- Mega Man 3 (DOS): A follow up, curiously skipping 2. Like the previous game, it has gained infamy for its low quality and In Name Only nature to the actual Mega Man 3.
- Wily and Right's RockBoard: That's Paradise (Famicom): A Monopoly-themed board game featuring various series characters released only in Japan (although a English release, entitled Mega Board, was in the works before it was canned for unknown reasons). Marks the first appearance of Reggae, a creation of Wily's best described as Bass' answer to Eddie and Beat.
- Mega Man's Soccer (SNES): Exactly What It Says on the Tin; a soccer competition between Mega Man and Wily's various Robot Masters. According to Mega Man: Official Complete Works, the game is set after the events of Mega Man 4.
- Mega Man: Battle & Chase (PS1): A racing game with Mega Man and co. Initially not released in the states, but was brought over via the Mega Man X Collection. Duo was also playable in this game, either through a special promotional CD in Dengeki PlayStation magazine in the Japanese version or beating the Black Troopers in the European version.
- Super Adventure Rockman (PS1, Saturn): A FMV based game with shooter bits sandwiched in between. Was not released stateside, and Kenji himself disowned the game due to its excessively dark tone.
- Rockman Gold Empire (PC): Another Taiwan-only entry, not unlike RockBoard in nature.
- Rockman Strategy (PC): A Taiwan-only strategy game featuring the Constellation Droids, a group of Robot Masters based on the twelve signs of the Zodiac. Introduces a new ally to the Blue Bomber, Fan.
- Street Fighter X Mega Man (PC): A joint-Milestone Celebration recognizing both Street Fighter and Mega Man's 25th anniversaries. Was originally a fan game, but it caught the eye of Capcom and received official support from the company.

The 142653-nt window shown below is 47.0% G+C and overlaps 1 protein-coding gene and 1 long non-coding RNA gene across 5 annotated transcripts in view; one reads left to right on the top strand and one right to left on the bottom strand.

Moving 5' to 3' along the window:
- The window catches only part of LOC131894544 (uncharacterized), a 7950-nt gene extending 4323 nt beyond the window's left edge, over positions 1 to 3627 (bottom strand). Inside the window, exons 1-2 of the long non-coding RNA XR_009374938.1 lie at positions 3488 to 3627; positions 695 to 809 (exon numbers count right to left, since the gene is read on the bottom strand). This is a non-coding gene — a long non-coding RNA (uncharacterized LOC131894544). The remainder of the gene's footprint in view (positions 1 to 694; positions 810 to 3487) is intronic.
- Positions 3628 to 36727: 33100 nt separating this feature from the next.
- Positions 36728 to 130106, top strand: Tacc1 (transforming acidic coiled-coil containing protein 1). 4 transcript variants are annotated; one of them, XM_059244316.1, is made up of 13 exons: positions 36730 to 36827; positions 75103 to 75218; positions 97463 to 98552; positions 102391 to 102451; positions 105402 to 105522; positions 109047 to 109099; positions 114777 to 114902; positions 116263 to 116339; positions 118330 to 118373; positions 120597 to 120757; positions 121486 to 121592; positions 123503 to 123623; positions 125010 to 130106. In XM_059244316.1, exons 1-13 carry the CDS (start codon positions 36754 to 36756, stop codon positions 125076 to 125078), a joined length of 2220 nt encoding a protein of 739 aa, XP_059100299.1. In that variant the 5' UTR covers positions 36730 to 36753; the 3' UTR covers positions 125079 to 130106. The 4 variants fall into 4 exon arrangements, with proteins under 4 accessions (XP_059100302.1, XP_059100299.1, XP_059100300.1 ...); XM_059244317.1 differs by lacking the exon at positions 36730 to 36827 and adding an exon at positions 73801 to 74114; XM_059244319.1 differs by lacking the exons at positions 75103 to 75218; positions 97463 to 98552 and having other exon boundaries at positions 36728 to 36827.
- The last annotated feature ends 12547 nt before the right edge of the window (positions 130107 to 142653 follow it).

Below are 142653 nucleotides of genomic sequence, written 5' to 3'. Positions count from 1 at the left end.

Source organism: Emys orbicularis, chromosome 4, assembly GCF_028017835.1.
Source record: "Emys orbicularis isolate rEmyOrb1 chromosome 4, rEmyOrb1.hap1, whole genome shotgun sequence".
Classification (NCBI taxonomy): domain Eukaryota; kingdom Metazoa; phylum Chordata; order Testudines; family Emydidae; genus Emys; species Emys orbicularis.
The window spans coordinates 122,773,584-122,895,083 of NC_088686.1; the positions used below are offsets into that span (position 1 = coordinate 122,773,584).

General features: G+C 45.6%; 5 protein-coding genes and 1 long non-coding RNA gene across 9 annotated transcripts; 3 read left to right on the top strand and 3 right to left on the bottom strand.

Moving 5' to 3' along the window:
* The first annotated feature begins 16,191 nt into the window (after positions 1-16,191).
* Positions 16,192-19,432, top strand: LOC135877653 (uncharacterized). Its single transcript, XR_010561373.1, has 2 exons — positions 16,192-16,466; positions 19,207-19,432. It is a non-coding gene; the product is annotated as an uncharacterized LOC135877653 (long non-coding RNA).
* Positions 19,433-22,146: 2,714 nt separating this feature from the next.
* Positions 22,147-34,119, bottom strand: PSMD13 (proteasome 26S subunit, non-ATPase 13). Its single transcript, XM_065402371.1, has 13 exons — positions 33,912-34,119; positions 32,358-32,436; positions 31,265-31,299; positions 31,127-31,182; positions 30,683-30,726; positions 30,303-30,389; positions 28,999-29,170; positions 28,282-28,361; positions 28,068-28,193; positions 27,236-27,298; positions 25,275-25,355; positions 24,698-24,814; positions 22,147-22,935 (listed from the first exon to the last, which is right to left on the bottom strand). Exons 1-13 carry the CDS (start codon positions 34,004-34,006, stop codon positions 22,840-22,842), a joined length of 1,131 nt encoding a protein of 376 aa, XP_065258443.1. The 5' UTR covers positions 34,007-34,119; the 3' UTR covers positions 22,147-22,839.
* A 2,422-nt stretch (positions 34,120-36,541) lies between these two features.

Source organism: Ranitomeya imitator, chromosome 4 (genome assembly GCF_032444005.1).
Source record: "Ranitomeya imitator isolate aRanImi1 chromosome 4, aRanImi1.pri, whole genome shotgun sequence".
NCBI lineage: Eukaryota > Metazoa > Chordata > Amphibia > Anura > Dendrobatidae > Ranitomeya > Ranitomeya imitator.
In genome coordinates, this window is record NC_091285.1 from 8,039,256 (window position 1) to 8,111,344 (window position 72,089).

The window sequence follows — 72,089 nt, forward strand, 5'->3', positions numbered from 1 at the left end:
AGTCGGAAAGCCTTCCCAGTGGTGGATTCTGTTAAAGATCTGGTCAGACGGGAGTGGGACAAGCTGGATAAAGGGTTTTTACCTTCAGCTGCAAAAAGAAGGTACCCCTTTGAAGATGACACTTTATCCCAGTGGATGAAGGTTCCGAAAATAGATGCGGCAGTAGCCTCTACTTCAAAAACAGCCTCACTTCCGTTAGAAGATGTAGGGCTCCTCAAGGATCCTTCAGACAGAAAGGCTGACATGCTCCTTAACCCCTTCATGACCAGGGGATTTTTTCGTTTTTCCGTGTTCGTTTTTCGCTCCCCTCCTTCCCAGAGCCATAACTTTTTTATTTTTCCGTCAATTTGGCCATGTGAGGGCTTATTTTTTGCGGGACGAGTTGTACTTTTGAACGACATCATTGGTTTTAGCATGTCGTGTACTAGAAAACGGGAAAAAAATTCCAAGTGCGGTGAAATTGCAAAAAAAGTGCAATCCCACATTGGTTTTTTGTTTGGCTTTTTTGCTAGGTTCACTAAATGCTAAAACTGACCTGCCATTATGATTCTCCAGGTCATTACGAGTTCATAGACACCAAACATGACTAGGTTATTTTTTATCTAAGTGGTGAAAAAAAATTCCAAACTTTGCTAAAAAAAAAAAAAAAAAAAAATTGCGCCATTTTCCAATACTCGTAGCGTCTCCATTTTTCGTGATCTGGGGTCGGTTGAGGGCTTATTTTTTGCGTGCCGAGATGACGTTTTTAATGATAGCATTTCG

- Super Smash Bros. for Nintendo 3DS / Wii U: Mega Man is a playable character for the fourth installment of the series.
This series has a Best Episode crowner
This series is the Trope Namer for:
- Emergency Energy Tank: The only numbered games in the classic series to not use them were 1 and 8. The developers behind 7 admitted they couldn't beat the final boss without using at least one. There are a few variations...
- Energy Tank (E-Tank): Restores all of your Hit Points.
- Weapon Tank (W-Tank): Restores all of the energy to a selected Special Weapon/Item.
- Super Tank/Mystery Tank (S-Tank/M-Tank): Restores all of your HP and the energy of all your Special Weapons/Items. The M-Tank is only different from the S-Tank in that it turns all weak enemies on-screen into extra lives if your HP and all weapon/item energy is already at 100%; if you meet the HP/energy requirements but there are no weak enemies on-screen, you are automatically given a single extra life.
- Magma Man
The Mega Man "Classic" series provides examples of the following tropes:
open/close all folders